These are just the curry powders. Especially worth seeking out is the vadouvan, a Francofied blend with lots of savory dried onion, garlic, and a good hit of fennel seed.
Every time I walk into Kalustyan's I encounter something I never heard of before. Take a chance on one of these small bottles. You never know—it could just be the spice that changes your life.
A close-up on the cinnamon selection, with powders, sticks, and quills from all over East and Southeast Asia.
Paprika varies substantially from region to region: levels of heat, sweetness, and actual chilies used are all shifting variables. So Kalustyan's covers you by offering them all.
The Good, the bad, and the WTF
Every once in a while you find something that just doesn't. make. sense.
Chutneys and sauces
Plenty of mint chutney and ready-made sauces. These make Indian home cooking substantially easier; sometimes I even use them to dress up take-out. Mint chutney in particular is useful: equal parts bright and hot, a shocker on the plate.
Both heat-and-serve meals and boxed mixes for Indian dishes.
The modernist pantry
As a response to the growing interest in modernist cuisine among home cooks, Kalustyan's has grown a fairly respectable modernist pantry. You'll find dried acids, ice cream stabilizer, guar gum, carageenan, and lots more.
Frozen store-made savory pastries stuffed with meat, cheese, and vegetables.
I love the juxtaposition here: probably crummy frozen falafel with likely excellent D'Artagnan lamb sausage.
Spicy cracker-like pappadums I understand. Wheels of multicolored pasta? Not so much. But it's these bizarre finds that keep me coming back.
Ample supplies of kulfi, a thick, rich Indian ice cream made with nuts and flavored with rosewater, cardamom, and other spices.
These copper pieces aren't especially practical, but if you're looking to replicate that curry house look in your home, they're pretty mandatory.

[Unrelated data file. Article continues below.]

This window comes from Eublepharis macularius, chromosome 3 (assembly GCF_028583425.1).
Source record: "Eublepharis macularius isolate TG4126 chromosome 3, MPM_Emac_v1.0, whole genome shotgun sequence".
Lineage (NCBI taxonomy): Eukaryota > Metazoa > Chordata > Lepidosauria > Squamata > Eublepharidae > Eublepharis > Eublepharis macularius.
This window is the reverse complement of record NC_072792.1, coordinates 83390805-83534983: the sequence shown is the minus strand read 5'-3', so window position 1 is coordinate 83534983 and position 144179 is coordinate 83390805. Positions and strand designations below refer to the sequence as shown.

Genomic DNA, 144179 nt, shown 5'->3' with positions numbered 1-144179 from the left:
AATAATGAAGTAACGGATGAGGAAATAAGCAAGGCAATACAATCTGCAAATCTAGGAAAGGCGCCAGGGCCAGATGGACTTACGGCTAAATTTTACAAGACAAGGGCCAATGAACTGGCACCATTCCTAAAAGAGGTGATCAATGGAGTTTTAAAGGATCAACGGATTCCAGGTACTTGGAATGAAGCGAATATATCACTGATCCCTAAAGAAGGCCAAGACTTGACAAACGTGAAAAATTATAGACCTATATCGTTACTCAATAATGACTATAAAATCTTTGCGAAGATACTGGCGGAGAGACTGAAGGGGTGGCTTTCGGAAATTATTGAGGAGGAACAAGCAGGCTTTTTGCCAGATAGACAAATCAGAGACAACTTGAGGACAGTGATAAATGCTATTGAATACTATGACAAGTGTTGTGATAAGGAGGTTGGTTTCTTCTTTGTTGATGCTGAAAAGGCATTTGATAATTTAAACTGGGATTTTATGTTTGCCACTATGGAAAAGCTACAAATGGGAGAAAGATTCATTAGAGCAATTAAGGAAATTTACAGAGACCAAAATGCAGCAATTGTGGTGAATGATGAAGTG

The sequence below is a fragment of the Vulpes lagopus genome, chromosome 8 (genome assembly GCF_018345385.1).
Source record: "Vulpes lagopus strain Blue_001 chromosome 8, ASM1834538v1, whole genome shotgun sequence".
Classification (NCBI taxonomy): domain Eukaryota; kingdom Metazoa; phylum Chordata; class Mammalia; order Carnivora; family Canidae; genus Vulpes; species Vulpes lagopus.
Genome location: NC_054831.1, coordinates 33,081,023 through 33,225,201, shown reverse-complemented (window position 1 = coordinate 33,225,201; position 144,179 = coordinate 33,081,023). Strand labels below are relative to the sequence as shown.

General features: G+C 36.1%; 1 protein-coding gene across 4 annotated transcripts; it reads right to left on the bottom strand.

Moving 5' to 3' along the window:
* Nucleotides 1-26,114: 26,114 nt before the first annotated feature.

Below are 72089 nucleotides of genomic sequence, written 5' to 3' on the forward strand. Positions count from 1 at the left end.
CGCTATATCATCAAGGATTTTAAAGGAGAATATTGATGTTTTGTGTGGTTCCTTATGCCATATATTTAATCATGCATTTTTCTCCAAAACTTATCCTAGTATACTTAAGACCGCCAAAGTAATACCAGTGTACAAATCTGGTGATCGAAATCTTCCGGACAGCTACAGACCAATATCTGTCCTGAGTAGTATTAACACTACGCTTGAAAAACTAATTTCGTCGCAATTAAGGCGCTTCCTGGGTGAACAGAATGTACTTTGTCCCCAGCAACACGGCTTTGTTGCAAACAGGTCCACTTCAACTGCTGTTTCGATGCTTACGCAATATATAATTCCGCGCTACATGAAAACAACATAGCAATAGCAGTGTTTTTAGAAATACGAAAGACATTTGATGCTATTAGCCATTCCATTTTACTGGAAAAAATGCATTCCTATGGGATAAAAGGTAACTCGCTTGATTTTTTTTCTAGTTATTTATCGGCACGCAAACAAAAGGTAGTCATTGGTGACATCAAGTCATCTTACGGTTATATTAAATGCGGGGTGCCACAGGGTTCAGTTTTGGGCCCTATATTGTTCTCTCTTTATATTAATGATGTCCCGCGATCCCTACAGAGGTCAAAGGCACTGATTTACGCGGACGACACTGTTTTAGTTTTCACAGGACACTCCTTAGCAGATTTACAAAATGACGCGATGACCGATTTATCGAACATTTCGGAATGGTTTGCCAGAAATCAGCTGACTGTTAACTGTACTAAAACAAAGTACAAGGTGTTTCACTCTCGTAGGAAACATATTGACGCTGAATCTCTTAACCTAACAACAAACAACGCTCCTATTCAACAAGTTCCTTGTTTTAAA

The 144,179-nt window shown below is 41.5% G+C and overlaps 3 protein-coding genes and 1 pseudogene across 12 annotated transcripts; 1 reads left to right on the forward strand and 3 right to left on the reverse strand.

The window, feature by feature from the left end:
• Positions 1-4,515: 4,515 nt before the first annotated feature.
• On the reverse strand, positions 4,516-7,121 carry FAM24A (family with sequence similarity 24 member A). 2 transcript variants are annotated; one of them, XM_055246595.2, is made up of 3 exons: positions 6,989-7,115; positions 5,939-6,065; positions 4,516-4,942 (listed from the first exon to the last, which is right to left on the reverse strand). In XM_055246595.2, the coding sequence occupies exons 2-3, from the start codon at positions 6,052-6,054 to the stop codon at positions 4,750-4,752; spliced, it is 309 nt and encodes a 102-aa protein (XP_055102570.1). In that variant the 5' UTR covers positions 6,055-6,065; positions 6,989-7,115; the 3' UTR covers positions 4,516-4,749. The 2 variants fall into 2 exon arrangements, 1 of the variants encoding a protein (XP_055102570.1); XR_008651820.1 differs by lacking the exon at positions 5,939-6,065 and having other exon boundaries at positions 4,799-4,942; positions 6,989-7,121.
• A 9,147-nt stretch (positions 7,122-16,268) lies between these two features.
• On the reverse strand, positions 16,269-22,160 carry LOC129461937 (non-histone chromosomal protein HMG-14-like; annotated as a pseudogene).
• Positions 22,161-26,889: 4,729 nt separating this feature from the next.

Okay, they're skewers. But if you want to think of them as kabob swords, I won't blame you.
Okay, be warned: these are downright dangerous. They're simple snacks made of three ingredients: chickpea flour, salt, and fried, and a couple crazy delicious handfuls will run you a few hundred calories. But they also make great garnishes on dishes like chaat.
Tiny extruded noodles of fried chickpea flour. These are what you most commonly see on chaat in restaurants.
Puffed rice is frequently tossed with onion, herbs, spices, citrus juice, and oil to make another form of chaat. It makes great cereal, too!
Note that, among other creepy things, this child has five fingers on each hand, but no thumbs.
These delicate hollow spheroids are another chaat essential. You take one in your hand, crush the side with your thumb, and use it as a scoop for chickpeas, onion, tamarind water, and other sauces. Scoop and eat quickly, or they'll disintegrate on you.
Head upstairs for a selection of loose leaf tea.
Some of the medicinal herbs recently moved upstairs. Not to say that you can't cook with raspberry leaves, but I just don't personally recommend it.
Malted milk balls
I have a big weakness for these extra large malted milk balls by the cashier. They come in flavors like coffee and mint, too.
The Kalustyan's version of impulse shopping is a display case of sweets by the cashier. Plenty of baklava (and its bedfellows) here.
Get your almonds plain, salted, or coated in silver.